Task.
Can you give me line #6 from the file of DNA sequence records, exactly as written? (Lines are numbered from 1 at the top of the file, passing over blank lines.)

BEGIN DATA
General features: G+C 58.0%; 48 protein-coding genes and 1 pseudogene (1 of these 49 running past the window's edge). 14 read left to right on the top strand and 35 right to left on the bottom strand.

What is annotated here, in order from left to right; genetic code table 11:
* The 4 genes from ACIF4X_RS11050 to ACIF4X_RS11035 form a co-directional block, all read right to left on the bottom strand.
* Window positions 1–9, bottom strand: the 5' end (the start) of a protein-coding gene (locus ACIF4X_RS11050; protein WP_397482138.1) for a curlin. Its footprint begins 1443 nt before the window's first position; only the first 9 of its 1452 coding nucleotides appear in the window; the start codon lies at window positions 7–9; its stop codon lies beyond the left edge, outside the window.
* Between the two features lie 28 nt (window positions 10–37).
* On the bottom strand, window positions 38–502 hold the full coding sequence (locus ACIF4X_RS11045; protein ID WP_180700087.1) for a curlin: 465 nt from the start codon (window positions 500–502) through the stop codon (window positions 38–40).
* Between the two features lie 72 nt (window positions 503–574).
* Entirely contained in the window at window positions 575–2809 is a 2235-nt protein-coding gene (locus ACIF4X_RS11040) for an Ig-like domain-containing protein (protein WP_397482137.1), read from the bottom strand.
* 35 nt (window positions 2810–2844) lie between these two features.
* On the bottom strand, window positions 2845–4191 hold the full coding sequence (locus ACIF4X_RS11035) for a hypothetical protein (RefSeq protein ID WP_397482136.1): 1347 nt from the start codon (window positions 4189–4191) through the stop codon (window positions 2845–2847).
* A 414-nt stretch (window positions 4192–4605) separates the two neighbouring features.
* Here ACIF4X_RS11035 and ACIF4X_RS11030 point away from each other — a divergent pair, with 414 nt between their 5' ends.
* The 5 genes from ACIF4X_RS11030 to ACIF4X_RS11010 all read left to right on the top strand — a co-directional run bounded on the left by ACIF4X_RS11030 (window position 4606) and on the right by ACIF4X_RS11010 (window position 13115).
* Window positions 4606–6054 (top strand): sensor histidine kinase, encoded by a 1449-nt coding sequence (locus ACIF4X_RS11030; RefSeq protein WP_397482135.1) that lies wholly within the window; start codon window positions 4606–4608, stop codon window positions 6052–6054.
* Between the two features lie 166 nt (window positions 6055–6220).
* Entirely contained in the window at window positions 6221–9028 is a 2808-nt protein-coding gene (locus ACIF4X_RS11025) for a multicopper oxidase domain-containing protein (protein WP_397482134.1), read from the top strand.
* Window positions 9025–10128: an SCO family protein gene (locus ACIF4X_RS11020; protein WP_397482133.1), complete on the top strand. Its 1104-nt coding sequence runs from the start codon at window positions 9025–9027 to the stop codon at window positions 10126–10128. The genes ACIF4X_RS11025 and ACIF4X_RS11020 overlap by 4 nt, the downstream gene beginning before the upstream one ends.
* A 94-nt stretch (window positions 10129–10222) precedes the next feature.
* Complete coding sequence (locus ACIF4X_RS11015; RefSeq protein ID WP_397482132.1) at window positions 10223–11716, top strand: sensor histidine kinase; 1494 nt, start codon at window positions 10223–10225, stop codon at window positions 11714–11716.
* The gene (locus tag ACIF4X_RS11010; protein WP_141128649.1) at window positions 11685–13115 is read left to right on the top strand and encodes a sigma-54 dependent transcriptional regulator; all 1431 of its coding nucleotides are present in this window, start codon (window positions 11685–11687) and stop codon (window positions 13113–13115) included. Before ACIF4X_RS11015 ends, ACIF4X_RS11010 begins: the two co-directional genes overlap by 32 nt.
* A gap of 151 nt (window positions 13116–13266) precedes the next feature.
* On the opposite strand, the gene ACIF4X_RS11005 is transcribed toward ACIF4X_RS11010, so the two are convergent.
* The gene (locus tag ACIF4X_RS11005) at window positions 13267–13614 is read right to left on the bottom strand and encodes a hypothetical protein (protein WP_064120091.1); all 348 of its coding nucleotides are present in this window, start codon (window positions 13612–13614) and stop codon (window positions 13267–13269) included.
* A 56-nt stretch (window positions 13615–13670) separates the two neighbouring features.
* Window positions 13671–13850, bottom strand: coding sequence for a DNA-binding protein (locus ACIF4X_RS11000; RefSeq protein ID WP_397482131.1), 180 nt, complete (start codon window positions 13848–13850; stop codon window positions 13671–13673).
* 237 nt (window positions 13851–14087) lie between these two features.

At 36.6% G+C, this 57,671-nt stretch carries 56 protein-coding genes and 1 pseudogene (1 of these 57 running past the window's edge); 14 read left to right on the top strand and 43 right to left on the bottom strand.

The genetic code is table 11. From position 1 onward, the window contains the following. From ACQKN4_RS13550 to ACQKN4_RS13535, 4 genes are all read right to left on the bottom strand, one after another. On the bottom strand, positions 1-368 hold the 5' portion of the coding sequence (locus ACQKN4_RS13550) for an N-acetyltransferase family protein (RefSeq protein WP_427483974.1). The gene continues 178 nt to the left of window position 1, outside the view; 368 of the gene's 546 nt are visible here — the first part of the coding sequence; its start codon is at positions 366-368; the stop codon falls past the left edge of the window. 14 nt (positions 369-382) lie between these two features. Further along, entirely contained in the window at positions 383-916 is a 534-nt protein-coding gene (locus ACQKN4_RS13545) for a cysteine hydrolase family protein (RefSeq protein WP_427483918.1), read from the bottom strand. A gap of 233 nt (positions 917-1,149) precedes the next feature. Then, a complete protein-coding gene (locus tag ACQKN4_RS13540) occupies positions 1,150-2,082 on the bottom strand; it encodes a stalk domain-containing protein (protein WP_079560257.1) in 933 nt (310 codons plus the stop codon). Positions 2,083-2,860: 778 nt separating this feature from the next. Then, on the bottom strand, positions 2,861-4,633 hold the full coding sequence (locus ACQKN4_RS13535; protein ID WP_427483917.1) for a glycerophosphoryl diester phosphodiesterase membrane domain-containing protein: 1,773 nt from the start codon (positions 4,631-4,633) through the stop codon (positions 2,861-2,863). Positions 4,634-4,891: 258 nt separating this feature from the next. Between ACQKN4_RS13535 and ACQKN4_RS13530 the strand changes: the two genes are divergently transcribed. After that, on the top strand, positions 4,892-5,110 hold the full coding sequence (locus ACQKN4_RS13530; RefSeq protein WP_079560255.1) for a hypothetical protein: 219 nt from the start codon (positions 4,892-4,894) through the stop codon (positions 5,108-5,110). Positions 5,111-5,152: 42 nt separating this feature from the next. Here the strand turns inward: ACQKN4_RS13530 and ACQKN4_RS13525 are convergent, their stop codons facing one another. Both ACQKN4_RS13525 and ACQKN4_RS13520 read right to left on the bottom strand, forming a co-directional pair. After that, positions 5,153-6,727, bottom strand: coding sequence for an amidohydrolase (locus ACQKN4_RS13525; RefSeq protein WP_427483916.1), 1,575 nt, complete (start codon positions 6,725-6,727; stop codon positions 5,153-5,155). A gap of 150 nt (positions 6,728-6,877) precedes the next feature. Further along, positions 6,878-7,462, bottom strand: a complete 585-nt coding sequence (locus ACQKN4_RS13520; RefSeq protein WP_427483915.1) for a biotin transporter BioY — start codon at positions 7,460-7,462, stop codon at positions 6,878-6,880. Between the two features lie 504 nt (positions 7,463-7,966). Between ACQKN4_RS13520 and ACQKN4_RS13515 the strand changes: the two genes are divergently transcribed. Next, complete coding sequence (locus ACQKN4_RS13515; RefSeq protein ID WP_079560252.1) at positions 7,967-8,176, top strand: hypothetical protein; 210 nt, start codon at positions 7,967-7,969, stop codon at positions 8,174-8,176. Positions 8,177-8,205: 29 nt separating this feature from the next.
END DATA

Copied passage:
* On the bottom strand, window positions 38–502 hold the full coding sequence (locus ACIF4X_RS11045; protein ID WP_180700087.1) for a curlin: 465 nt from the start codon (window positions 500–502) through the stop codon (window positions 38–40).